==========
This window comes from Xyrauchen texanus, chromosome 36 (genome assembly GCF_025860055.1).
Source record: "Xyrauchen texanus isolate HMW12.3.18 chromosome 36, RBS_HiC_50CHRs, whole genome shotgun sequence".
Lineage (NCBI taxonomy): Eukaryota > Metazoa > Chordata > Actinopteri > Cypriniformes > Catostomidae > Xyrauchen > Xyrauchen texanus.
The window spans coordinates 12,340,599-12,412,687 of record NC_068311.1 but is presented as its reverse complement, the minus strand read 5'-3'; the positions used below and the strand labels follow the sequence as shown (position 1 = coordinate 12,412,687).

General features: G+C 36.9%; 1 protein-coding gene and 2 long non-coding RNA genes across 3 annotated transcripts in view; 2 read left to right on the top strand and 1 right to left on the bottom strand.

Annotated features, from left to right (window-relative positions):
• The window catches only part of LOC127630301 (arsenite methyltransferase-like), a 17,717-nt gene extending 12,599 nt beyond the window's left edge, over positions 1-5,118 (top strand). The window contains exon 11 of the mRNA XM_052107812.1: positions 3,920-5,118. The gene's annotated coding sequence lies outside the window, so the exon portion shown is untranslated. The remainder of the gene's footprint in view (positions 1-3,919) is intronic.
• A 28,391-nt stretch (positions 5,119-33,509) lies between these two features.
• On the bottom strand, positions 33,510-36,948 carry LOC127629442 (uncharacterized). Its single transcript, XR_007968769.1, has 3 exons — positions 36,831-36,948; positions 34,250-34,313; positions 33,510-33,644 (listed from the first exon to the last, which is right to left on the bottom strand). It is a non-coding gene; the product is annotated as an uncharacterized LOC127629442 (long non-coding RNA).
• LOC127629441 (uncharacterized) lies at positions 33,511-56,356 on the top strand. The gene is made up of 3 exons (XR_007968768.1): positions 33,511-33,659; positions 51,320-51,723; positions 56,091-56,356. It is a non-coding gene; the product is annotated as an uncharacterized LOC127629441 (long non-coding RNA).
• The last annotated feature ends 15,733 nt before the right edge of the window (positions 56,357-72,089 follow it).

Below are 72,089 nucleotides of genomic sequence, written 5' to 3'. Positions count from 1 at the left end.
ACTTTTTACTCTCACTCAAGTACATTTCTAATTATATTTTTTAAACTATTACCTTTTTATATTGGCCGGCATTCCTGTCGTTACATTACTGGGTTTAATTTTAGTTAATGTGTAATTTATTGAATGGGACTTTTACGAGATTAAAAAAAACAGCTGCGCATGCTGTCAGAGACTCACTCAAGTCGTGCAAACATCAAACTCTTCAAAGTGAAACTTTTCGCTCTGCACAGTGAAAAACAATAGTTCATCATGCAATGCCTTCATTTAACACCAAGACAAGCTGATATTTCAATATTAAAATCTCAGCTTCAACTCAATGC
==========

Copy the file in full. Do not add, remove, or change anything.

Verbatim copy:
This window comes from Xyrauchen texanus, chromosome 36 (genome assembly GCF_025860055.1).
Source record: "Xyrauchen texanus isolate HMW12.3.18 chromosome 36, RBS_HiC_50CHRs, whole genome shotgun sequence".
Lineage (NCBI taxonomy): Eukaryota > Metazoa > Chordata > Actinopteri > Cypriniformes > Catostomidae > Xyrauchen > Xyrauchen texanus.
The window spans coordinates 12,340,599-12,412,687 of record NC_068311.1 but is presented as its reverse complement, the minus strand read 5'-3'; the positions used below and the strand labels follow the sequence as shown (position 1 = coordinate 12,412,687).

General features: G+C 36.9%; 1 protein-coding gene and 2 long non-coding RNA genes across 3 annotated transcripts in view; 2 read left to right on the top strand and 1 right to left on the bottom strand.

Annotated features, from left to right (window-relative positions):
• The window catches only part of LOC127630301 (arsenite methyltransferase-like), a 17,717-nt gene extending 12,599 nt beyond the window's left edge, over positions 1-5,118 (top strand). The window contains exon 11 of the mRNA XM_052107812.1: positions 3,920-5,118. The gene's annotated coding sequence lies outside the window, so the exon portion shown is untranslated. The remainder of the gene's footprint in view (positions 1-3,919) is intronic.
• A 28,391-nt stretch (positions 5,119-33,509) lies between these two features.
• On the bottom strand, positions 33,510-36,948 carry LOC127629442 (uncharacterized). Its single transcript, XR_007968769.1, has 3 exons — positions 36,831-36,948; positions 34,250-34,313; positions 33,510-33,644 (listed from the first exon to the last, which is right to left on the bottom strand). It is a non-coding gene; the product is annotated as an uncharacterized LOC127629442 (long non-coding RNA).
• LOC127629441 (uncharacterized) lies at positions 33,511-56,356 on the top strand. The gene is made up of 3 exons (XR_007968768.1): positions 33,511-33,659; positions 51,320-51,723; positions 56,091-56,356. It is a non-coding gene; the product is annotated as an uncharacterized LOC127629441 (long non-coding RNA).
• The last annotated feature ends 15,733 nt before the right edge of the window (positions 56,357-72,089 follow it).

Below are 72,089 nucleotides of genomic sequence, written 5' to 3'. Positions count from 1 at the left end.
ACTTTTTACTCTCACTCAAGTACATTTCTAATTATATTTTTTAAACTATTACCTTTTTATATTGGCCGGCATTCCTGTCGTTACATTACTGGGTTTAATTTTAGTTAATGTGTAATTTATTGAATGGGACTTTTACGAGATTAAAAAAAACAGCTGCGCATGCTGTCAGAGACTCACTCAAGTCGTGCAAACATCAAACTCTTCAAAGTGAAACTTTTCGCTCTGCACAGTGAAAAACAATAGTTCATCATGCAATGCCTTCATTTAACACCAAGACAAGCTGATATTTCAATATTAAAATCTCAGCTTCAACTCAATGC